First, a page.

Then Moses summoned Dathan and Abiram, the sons of Eliab. But they said, “We will not come!” — Numbers 16:12
The Torah portion for this week is Korach, which means “Korah,” from Numbers 16:1–18:32, and the Haftorah is from 1 Samuel 11:14–12:22.
Stan Mikita is a retired professional ice hockey player who was widely regarded as the best center from the 1960s. Mikita was notorious for getting into a lot of fights during games, and as a consequence, spending a lot of time in the penalty box. He stopped, however, when his eight-year-old daughter innocently asked him a very grown-up question: “How can you score any goals when you’re always in the penalty box?”
If nothing else, the message of this week’s Torah portion about the rebellion against Moses and Aaron is that fighting is bad for everyone. Certainly, there are times to stand up for what’s right and even to fight for it, but that’s not the kind of fighting that we are talking about, nor is it the kind of fighting that took place in this week’s reading. This rebellion was led by egotistical and jealous leaders with unjustifiable ulterior motives.
In Judaism, there is a special Hebrew term used for such quarrels. It’s called machloket, and when the Hebrew letters are scrambled differently, they spell chelek mavet, meaning “partial death.” Such gripes and fighting are a kind of death, and in the case of Korah and his followers, that fighting resulted literally in death. Korah’s rebellion not only led to his death, but also the death of his 250 followers and another 15,000 Israelites who died from the after-effects of the rebellion. Such petty, yet cruel, fighting has been likened to secondhand smoke. It pollutes the air and harms many innocent people.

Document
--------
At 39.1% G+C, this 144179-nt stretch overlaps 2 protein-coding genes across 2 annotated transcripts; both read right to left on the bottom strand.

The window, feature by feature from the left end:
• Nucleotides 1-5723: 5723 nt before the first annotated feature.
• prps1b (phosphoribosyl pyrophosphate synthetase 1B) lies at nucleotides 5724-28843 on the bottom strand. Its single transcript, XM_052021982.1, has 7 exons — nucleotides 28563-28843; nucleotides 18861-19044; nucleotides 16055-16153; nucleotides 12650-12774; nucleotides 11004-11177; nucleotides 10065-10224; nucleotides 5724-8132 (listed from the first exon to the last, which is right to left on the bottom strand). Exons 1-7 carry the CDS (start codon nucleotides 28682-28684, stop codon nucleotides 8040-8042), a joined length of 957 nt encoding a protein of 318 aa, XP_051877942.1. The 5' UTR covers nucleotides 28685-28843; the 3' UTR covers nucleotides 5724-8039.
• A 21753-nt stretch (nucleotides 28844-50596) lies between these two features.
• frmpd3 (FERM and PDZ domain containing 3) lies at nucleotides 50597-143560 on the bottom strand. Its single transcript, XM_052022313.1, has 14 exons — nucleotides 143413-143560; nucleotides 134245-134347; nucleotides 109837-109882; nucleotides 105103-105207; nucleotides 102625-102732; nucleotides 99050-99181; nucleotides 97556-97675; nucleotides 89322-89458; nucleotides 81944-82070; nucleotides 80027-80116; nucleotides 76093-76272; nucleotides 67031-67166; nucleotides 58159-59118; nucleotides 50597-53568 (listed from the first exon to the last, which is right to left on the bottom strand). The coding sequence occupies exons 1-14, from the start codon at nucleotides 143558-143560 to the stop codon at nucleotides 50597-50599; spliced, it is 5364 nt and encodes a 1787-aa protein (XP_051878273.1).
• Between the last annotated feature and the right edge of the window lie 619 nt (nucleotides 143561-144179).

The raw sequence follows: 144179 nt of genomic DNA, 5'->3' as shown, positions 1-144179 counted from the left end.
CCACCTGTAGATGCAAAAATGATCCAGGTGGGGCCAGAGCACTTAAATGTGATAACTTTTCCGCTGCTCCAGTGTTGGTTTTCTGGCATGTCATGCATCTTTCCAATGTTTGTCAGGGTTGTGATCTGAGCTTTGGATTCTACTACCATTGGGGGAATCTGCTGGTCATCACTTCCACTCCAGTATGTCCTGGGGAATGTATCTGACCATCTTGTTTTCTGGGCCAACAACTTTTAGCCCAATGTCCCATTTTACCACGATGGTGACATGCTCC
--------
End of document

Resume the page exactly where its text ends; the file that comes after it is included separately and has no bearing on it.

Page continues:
Still, the ones who hurt most from engaging in such fighting are the aggressors themselves. In our portion, we read that Moses reached out to Dathan and Abiram, Korah’s co-supporters. Moses extended his hand in peace. Yet, the response of Dathan and Abiram was: “We will not come!” They were so wrapped up in their egos and personal issues that they were unwilling to “give peace a chance.” The Jewish sages point out that in the original Hebrew, Dathan and Abiram’s words literally translate as “We will not ascend.” With those words, they literally sealed their own fate. When they rebuffed Moses, they became destined to descend into the pit, never to ascend again.
It might seem like we are acting weak and lowering ourselves when we step away from a fight or when we try to make amends. But the truth is that when it’s appropriate to reach out in fellowship and forgiveness, we only rise higher. So many people allow their pride to get in the way. They think they are securing their high position by refusing to yield to another. But as we learn from this week’s reading, when we are prideful, we ultimately fall; yet when we humble ourselves as Moses did, we will only rise higher.